in the MTA program, and all but one of these also teach in other programs. Faculty who teach
graduate courses must be appointed to the University’s Graduate Faculty. Permanent
appointment depends on the faculty member having made continuing and recent intellectual
contributions. Faculty who teach in the Ph.D. program are those with continuing and recent
contributions to basic research.

For purposes of merit evaluations, College policy specifies that up to 20% of the merit pool may
be assigned to service with the remainder assigned equally to teaching and intellectual
contributions. As a practical matter, the service weight is usually no more than 10%, and the
overwhelming weight is assigned to teaching and intellectual contributions.

Teaching excellence is expected of all faculty. All faculty are also expected to interact with the
professional community and to be involved in College and University service activities. The
emphasis on research varies by faculty member. Most faculty are expected to provide intellectual
contributions consistent with their rank and other responsibilities. A strong record of intellectual
contributions is required for tenure and promotion. Basic and applied scholarship are supported
and rewarded, as is instructional development. However, greater support and rewards are
provided for those who are engaged in and who publish basic research in premier journals.
The School views its contributions in each of these areas-instruction, research, and service-as
well as basic versus applied research as a portfolio. All faculty are expected to contribute to that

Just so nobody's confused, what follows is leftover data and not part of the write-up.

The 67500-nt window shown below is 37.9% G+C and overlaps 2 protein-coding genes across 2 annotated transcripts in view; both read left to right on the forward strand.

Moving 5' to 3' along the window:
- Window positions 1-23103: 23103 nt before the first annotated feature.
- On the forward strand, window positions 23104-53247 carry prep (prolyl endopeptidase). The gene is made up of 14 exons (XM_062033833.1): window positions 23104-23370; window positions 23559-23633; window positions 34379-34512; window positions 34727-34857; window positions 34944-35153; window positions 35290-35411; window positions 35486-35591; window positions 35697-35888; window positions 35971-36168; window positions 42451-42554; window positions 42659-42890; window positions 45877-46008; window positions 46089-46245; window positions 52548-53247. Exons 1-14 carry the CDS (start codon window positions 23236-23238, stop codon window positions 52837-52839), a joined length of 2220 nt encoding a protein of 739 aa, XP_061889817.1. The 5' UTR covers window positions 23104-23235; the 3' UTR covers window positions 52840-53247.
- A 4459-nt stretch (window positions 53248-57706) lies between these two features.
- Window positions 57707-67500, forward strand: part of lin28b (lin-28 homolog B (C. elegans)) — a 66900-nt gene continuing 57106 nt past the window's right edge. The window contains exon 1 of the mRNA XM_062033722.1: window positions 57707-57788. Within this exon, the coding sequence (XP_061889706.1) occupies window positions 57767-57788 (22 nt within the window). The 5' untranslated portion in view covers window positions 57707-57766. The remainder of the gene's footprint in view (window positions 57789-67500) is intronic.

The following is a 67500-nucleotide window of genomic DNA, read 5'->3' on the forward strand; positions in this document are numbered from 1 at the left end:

portfolio according to their interests and abilities.


A-M.5: The accounting academic unit’s activities must be consistent with its
mission and the objectives of its programs.

Underlying the mission, goals, and strategies of the School are requirements for quality faculty,
students, and curriculum. Actions, measures, and outcomes associated with these requirements
are discussed below.
                                               Faculty

A critical factor for the success of the program is our ability to recruit and retain distinguished
faculty members. Measures necessary to obtain this objective include:
    · Recruiting and retaining faculty who are critical to the program.
    · Maintaining salaries consistent with the market for accounting faculty.
    · Providing research and teaching support necessary for scholarship and teaching
         excellence.

Primary measures of faculty success and qualifications include:
    · Academic and professional qualifications of faculty
    · Scholarly productivity
    · Professional involvement
    · Teaching excellence


M-8                                                                   AACSB Self-Evaluation Report